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Imaging Options for Acute Stroke and TIA Patients

Unraveling the complexity of evaluation techniques

Steven Wise, MD

Steven Wise, MD

A wide variety of imaging techniques has become available to assess vascular lesions and brain tissue status in acute stroke patients. As a result of the multiple facets of these imaging techniques and complex algorithms, evaluation of patients for acute stroke or transient ischemic attack (TIA) is more complex than ever.

While the complexity of techniques is new, Steven Wise, MD, a neuroradiologist at Scottsdale Medical Imaging (SMIL), says that in the emergency setting some things remain the same.

“If the patient is within the zero- to six-hour window of an acute stroke, we want to make sure they are sent to the emergency department, not to the outpatient SMIL facility,” Wise says. “A noncontrast CT of the head should be obtained to determine eligibility for IV tPA or emergent neuroendovascular intervention, which could prevent a major stroke.”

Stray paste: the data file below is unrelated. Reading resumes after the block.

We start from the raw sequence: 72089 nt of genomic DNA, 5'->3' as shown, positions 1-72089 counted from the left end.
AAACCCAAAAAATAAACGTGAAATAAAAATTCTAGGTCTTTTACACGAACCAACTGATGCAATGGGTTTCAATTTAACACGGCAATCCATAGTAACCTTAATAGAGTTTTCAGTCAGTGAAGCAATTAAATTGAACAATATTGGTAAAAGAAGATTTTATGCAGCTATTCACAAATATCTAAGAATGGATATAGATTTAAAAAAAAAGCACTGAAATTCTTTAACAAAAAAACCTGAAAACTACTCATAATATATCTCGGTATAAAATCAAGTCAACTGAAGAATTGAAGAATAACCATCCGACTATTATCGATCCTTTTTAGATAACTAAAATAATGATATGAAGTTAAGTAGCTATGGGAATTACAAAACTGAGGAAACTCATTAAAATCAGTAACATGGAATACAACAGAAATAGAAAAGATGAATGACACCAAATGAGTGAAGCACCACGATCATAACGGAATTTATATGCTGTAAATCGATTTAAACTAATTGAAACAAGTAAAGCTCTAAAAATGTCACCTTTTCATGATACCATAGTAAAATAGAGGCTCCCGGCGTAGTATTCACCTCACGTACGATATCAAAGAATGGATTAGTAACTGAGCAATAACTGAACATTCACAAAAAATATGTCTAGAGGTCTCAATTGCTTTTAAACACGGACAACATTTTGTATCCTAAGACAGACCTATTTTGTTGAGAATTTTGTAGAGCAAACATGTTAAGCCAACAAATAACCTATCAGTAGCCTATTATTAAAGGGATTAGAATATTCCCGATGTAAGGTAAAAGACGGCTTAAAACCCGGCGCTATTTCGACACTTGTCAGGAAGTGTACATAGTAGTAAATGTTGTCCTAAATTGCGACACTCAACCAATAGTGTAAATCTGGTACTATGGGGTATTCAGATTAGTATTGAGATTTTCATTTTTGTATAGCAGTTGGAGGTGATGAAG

Outside that six-hour window, or when initial stroke evaluation is inconclusive, Wise says that further workup of patients with neurologic deficits may benefit from MRI brain and MR angiography (MRA) of the head and neck.

“We’re introducing a new stroke/TIA protocol that includes MRI brain with diffusion weighted imaging and MRA of the head and neck, all without contrast,” Wise says. “One reason is that MRI brain is far more sensitive for detecting small infarcts than CTA and CT perfusion. Some of the elderly members of our community will often have these smaller infarcts, which will likely not be detected on other techniques.”

For MRA of the head, Wise says, SMIL radiologists will evaluate for a flow-limiting stenosis or an occluded major vessel. For the neck, they look for carotid and vertebral artery disease. In patients with neck pain, they might add a dissection protocol to the MRA of the neck, especially if it is a young patient having a stroke.

MRA neck can be performed with or without IV contrast if the proximal great vessels need to be evaluated, such as in patients with subclavian steal or vertebrobasilar symptoms.

CTA of the head and neck, either without or with CT perfusion with IV contrast is the imaging workup of choice in patients who are not eligible for MRI. •

REFERENCE:
Wintermark M, Sanelli P, Albers G, et al. Imaging recommendations for acute stroke and transient
ischemic attack patients: a joint statement by the American Society of Neuroradiology, the American
College of Radiology, and the Society of NeuroInterventional Surgery. AJNR Am J Neuroradiol.
2013;34:E117–E27.

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